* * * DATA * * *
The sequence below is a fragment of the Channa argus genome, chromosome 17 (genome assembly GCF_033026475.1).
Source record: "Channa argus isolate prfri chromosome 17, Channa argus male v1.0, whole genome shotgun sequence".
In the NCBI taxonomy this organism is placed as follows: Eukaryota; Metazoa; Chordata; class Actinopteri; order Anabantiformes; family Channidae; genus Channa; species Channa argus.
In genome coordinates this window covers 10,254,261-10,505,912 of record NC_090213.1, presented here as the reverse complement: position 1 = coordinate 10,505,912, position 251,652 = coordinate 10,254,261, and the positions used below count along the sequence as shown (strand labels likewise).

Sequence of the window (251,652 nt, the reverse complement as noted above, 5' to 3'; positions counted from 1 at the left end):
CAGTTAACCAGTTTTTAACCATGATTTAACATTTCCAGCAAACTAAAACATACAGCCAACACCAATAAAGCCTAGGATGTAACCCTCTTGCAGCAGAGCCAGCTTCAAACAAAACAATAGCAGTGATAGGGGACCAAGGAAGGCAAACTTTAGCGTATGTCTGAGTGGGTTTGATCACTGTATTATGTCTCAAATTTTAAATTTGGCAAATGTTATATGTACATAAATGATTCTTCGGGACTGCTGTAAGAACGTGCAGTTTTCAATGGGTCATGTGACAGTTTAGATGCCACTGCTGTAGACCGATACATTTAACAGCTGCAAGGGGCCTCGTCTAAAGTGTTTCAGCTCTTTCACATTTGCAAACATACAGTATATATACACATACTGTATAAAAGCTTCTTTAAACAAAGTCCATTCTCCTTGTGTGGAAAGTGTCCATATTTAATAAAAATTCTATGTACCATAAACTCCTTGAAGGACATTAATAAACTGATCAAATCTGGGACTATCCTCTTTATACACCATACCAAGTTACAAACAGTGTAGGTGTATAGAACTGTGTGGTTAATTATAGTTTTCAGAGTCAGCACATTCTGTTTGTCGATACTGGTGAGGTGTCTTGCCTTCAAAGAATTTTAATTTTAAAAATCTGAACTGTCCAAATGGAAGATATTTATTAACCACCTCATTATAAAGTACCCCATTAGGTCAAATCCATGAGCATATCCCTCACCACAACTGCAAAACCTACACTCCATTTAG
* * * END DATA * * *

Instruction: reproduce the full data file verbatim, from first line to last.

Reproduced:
The sequence below is a fragment of the Channa argus genome, chromosome 17 (genome assembly GCF_033026475.1).
Source record: "Channa argus isolate prfri chromosome 17, Channa argus male v1.0, whole genome shotgun sequence".
In the NCBI taxonomy this organism is placed as follows: Eukaryota; Metazoa; Chordata; class Actinopteri; order Anabantiformes; family Channidae; genus Channa; species Channa argus.
In genome coordinates this window covers 10,254,261-10,505,912 of record NC_090213.1, presented here as the reverse complement: position 1 = coordinate 10,505,912, position 251,652 = coordinate 10,254,261, and the positions used below count along the sequence as shown (strand labels likewise).

Sequence of the window (251,652 nt, the reverse complement as noted above, 5' to 3'; positions counted from 1 at the left end):
CAGTTAACCAGTTTTTAACCATGATTTAACATTTCCAGCAAACTAAAACATACAGCCAACACCAATAAAGCCTAGGATGTAACCCTCTTGCAGCAGAGCCAGCTTCAAACAAAACAATAGCAGTGATAGGGGACCAAGGAAGGCAAACTTTAGCGTATGTCTGAGTGGGTTTGATCACTGTATTATGTCTCAAATTTTAAATTTGGCAAATGTTATATGTACATAAATGATTCTTCGGGACTGCTGTAAGAACGTGCAGTTTTCAATGGGTCATGTGACAGTTTAGATGCCACTGCTGTAGACCGATACATTTAACAGCTGCAAGGGGCCTCGTCTAAAGTGTTTCAGCTCTTTCACATTTGCAAACATACAGTATATATACACATACTGTATAAAAGCTTCTTTAAACAAAGTCCATTCTCCTTGTGTGGAAAGTGTCCATATTTAATAAAAATTCTATGTACCATAAACTCCTTGAAGGACATTAATAAACTGATCAAATCTGGGACTATCCTCTTTATACACCATACCAAGTTACAAACAGTGTAGGTGTATAGAACTGTGTGGTTAATTATAGTTTTCAGAGTCAGCACATTCTGTTTGTCGATACTGGTGAGGTGTCTTGCCTTCAAAGAATTTTAATTTTAAAAATCTGAACTGTCCAAATGGAAGATATTTATTAACCACCTCATTATAAAGTACCCCATTAGGTCAAATCCATGAGCATATCCCTCACCACAACTGCAAAACCTACACTCCATTTAG